Gondulf, or Gundulf

Gondulf, or Gundulf, a Norman priest, was born in the neighborhood of Rouen in 1023. After entering the Church, he made a pilgrimage to Jeruasalem in company with the archdeacon William, afterwards arch bishop of Rouen. On his return, being in danger of shipwreck, he vowed to become a monk, and in 1059 he entered the convent of Bec, where he became intimatewith Anselm. Lanfranc, prior of Bec, being in 1063 appointed abbot of St. Stephen of Caen, chose Gondulf for his coadjutor, and still retained him when called in 1070 to the archbishopric of Canterbury. Through his influence Gondulf was created archbishop of Rochester March 19, 1077, and restored that see to its former importance. After the death of Lanfranc he administered for four years the archbishopric of Canterbury, to which Anselm was then appointed. The pleasure of their useeting was soon disturbed by difficulties occuring between the new archbishop, William Rufus, and Henry I. Gonduslf, while faithful to his Church and to his friend, managed, however, to remain on good terms with both parties, and after king William's death exerted himself to prevent civil war, and to secure the crown for Henry. These services gave him great influence, which he used for the benefit of his diocese. He died at Rochester in 1108. Gondulf enjoyed great reputation for learning: he devoted his time largely to the correction of the text of the Vulgate version. He was also renowned for his eloquence, but none of his sermons are extant noem. Of his correspondence with Anselm there remains but one letter, which, with an epistle to the monks of Bec, is all we have of his writings. See Vita Gondulphi (in Wharton, Anglia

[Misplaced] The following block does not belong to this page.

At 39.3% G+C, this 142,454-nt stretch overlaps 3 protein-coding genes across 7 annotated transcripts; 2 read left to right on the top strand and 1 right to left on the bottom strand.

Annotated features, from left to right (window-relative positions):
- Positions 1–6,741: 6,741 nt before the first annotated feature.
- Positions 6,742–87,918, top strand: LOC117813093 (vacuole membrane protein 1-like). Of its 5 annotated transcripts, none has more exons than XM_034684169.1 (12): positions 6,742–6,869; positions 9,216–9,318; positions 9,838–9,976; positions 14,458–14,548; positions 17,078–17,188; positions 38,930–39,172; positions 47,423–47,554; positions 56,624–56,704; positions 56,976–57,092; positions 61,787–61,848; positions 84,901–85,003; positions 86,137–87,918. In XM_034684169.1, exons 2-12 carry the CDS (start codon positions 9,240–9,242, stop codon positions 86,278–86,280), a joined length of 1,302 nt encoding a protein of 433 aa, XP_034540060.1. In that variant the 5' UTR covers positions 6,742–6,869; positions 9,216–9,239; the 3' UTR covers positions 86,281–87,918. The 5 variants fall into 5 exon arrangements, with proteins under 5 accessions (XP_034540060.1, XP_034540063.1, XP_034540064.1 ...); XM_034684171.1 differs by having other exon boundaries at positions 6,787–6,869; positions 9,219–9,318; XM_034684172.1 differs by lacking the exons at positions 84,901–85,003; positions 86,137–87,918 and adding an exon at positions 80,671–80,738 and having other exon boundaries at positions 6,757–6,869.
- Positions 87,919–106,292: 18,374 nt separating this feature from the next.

sacra); Hist. litteraire de la France (volume 9); Remusat, Hist. de St. Anselme; Hoefer, Nouv. Biog. Generale, 21:196.

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